bustling with pregnant screams of new children.
I walk through another age, a stranger
looking over valleys of flowing change
devoid of signs of us. I superimpose
An older world beyond the rusting gates
And see a satchel on your shoulder
mischief run wild on your smiling face
and for a lost moment get the urge
to raise my arm and wave fondly to you,
to see you wave back, from there or somewhere
no commitment or small talk required.
A wave across the distance would do.

Your garden fence is temptation to me.
To stop and lean, to look up for your eyes;
to look over cool clear winter nights again.
When all that echoed were two quiet voices
vibrant with every shade of smouldering;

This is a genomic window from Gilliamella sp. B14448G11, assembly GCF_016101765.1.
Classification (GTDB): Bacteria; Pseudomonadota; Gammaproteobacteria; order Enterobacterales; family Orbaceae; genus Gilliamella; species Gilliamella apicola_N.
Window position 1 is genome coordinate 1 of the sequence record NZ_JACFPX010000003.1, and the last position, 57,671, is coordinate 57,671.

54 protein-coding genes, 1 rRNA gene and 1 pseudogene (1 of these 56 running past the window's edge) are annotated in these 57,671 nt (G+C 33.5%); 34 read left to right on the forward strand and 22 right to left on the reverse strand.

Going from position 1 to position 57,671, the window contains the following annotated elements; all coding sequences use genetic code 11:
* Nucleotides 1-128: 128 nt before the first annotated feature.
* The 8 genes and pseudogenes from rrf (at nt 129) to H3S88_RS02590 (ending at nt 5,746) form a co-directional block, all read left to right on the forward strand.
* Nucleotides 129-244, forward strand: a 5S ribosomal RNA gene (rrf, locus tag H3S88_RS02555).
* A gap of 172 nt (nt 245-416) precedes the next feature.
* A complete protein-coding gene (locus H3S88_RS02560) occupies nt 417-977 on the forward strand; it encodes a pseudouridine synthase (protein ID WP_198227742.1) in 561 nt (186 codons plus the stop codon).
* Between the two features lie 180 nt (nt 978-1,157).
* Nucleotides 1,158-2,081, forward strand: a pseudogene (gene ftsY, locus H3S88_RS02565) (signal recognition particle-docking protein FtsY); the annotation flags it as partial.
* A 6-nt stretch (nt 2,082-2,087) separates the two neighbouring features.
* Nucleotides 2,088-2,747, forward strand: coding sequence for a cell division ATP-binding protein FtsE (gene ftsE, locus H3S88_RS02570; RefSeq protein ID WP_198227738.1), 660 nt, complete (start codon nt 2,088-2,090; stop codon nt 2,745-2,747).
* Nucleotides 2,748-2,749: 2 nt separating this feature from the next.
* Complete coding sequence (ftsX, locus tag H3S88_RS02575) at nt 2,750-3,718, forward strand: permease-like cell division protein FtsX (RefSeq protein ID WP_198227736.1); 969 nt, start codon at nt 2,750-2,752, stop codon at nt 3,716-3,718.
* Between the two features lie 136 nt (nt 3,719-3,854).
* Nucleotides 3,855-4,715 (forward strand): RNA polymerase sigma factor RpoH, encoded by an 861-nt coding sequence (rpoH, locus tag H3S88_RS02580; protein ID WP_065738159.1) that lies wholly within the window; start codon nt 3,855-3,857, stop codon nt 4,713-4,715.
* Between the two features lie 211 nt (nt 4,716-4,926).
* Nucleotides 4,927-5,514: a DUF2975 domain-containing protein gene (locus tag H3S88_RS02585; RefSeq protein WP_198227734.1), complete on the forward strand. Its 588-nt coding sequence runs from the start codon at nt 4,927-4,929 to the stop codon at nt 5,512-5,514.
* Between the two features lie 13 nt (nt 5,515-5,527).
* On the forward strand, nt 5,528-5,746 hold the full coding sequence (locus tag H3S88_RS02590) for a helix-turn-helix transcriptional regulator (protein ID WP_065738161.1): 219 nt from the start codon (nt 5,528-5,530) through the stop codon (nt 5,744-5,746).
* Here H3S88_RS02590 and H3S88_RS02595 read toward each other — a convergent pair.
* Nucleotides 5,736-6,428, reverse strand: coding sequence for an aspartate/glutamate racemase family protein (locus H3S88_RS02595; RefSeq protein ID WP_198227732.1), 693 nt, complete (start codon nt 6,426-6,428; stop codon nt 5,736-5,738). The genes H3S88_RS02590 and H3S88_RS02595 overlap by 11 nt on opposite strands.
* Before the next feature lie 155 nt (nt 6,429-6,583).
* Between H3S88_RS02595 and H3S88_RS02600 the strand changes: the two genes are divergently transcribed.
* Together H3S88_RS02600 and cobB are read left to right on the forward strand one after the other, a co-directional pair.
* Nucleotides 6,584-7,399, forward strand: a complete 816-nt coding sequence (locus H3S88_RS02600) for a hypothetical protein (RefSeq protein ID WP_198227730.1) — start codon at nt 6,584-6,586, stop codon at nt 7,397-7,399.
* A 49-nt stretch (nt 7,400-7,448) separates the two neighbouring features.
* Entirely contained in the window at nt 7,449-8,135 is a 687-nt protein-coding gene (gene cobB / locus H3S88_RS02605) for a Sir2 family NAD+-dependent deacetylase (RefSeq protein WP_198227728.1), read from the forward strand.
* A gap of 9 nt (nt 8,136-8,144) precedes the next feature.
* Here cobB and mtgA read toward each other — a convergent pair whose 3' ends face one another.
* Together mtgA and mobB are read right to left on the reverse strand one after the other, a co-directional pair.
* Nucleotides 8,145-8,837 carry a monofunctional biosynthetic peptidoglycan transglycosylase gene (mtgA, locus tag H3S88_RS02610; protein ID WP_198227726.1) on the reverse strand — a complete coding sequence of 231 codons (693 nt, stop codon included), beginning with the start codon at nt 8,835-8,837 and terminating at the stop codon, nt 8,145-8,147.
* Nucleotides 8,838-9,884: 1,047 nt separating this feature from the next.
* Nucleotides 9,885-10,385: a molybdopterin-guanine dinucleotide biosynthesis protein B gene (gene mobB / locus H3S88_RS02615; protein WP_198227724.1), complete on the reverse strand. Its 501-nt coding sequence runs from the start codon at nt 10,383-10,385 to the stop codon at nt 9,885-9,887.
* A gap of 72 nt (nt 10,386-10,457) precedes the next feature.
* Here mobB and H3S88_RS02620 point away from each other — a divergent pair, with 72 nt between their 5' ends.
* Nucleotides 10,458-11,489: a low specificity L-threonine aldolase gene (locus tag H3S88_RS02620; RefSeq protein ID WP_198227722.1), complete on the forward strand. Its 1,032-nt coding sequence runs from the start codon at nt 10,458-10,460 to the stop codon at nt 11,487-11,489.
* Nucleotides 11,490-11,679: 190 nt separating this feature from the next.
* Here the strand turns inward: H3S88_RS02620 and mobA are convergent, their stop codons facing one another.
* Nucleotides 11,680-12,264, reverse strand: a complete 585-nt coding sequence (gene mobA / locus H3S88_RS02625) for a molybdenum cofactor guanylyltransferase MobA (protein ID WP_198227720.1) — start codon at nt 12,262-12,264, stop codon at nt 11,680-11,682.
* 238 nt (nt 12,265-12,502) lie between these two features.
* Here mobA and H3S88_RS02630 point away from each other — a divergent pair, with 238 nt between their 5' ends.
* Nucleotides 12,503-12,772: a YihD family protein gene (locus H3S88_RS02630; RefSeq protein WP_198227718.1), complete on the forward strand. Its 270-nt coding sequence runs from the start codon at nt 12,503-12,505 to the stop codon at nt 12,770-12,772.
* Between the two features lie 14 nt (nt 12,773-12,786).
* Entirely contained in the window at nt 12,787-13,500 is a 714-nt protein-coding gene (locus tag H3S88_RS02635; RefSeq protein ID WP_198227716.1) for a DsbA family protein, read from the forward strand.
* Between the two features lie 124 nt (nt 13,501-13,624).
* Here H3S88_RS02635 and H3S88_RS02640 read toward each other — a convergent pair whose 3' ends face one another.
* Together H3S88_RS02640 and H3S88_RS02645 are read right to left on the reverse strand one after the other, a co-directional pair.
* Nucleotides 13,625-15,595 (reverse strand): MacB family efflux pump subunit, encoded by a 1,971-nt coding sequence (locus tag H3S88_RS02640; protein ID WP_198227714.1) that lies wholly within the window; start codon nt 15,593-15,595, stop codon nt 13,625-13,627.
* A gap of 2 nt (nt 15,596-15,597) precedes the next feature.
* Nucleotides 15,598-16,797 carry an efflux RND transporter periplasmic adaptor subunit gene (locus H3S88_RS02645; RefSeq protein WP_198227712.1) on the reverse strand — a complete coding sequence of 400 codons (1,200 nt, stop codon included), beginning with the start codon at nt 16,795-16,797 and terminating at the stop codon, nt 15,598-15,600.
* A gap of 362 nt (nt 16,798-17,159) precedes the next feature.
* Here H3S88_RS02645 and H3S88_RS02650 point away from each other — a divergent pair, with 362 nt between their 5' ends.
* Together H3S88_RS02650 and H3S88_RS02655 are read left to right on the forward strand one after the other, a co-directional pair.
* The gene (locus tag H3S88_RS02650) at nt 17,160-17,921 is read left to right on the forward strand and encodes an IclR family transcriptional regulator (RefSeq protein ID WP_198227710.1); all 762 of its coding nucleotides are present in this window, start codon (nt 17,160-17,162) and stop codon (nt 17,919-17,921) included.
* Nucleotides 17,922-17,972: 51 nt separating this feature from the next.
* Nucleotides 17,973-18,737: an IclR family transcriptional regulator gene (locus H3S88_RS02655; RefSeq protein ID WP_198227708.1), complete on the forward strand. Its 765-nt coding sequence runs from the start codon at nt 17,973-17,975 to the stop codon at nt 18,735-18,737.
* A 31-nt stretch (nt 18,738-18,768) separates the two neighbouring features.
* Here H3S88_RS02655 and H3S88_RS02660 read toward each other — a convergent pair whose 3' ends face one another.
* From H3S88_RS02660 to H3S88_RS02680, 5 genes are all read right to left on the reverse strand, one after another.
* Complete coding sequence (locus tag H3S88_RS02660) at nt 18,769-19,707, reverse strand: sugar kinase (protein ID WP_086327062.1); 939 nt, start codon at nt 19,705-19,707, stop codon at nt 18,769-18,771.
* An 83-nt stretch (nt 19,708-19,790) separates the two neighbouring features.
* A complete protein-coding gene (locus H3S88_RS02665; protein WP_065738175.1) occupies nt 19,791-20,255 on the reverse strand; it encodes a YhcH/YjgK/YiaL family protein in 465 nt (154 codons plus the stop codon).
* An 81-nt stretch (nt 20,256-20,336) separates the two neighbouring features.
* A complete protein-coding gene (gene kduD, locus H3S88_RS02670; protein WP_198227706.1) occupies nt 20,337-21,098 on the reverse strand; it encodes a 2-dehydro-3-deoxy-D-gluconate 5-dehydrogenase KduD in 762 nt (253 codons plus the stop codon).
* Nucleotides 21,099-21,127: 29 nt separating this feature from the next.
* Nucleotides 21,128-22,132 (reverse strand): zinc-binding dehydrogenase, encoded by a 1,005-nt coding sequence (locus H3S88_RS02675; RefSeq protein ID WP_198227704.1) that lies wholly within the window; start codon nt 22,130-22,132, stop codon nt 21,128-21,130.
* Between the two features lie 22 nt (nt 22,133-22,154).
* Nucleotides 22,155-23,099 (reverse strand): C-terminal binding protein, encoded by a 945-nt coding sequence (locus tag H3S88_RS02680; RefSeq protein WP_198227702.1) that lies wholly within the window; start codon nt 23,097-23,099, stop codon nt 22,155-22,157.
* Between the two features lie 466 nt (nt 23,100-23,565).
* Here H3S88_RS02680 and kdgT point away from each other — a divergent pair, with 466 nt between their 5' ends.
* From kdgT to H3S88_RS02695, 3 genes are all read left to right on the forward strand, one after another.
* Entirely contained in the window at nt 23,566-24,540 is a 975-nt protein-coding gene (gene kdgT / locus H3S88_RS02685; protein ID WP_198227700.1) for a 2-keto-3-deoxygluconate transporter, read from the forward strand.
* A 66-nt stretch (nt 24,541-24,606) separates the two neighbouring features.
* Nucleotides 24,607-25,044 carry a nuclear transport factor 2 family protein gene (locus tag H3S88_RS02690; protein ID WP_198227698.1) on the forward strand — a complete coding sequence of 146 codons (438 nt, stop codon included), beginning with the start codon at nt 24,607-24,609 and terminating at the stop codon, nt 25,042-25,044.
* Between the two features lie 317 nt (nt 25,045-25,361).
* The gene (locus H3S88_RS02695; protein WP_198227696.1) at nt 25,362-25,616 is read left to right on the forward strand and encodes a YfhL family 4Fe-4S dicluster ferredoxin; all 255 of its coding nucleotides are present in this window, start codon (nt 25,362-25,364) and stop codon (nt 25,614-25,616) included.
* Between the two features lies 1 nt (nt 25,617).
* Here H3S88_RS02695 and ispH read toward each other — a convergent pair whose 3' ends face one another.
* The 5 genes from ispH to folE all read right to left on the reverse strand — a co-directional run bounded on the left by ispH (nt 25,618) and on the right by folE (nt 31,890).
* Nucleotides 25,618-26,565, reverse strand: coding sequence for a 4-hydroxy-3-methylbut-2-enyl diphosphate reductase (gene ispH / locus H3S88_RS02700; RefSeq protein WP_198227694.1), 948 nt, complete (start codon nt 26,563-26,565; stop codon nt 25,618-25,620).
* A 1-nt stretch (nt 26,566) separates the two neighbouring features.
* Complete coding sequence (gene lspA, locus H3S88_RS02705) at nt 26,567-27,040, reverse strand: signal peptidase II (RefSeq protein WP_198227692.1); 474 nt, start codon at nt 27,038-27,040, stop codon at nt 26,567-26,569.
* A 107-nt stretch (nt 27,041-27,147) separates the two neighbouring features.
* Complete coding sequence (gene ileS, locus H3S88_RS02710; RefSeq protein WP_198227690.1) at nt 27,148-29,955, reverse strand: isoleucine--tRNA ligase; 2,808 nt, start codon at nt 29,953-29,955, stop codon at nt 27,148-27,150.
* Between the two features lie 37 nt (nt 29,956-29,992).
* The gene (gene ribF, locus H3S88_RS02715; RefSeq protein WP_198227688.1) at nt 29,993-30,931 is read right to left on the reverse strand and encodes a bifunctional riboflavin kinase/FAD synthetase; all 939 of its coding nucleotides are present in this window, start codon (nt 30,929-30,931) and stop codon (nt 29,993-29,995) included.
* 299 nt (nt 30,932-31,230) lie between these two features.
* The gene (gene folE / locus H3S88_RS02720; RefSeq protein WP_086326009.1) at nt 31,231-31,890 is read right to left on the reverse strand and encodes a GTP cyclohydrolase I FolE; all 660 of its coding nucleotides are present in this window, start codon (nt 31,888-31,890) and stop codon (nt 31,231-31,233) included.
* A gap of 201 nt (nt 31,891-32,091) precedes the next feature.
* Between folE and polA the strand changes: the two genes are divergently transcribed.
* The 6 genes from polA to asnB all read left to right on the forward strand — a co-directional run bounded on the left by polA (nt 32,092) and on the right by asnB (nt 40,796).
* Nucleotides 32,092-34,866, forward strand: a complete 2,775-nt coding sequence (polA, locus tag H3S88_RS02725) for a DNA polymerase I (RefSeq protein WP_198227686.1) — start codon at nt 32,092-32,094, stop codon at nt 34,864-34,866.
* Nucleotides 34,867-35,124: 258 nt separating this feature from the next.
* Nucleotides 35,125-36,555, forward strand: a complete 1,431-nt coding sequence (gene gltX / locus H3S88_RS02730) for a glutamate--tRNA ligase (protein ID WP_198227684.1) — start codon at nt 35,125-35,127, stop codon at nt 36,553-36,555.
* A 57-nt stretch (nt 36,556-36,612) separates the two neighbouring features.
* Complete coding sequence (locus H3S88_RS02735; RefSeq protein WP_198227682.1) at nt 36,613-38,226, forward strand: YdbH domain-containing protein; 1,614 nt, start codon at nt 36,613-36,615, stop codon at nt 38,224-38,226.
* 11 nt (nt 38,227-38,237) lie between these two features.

A few yards away on warm summer nights,
we'd laugh and restlessly pace around.
Cool was king 'til your scarf was set alight
as it hung round my neck. Giving it back
was harder than I'll ever believe,
as we held it, still smoking, between us.

What if all of it was written after all
and all that broke down was fated to fail?
Were slants of starlight the shaping force
Writing the future into our eyes?

You kept my letters in a drawer up there,
behind the middle window, fermenting
until finally they flooded your heart.
Facing the wrong way at that moment
I missed the flush-through into the soft blue.
I missed the moment of the end of longing.
I held you and beheld it unseeing,
Just when nothing else truly mattered -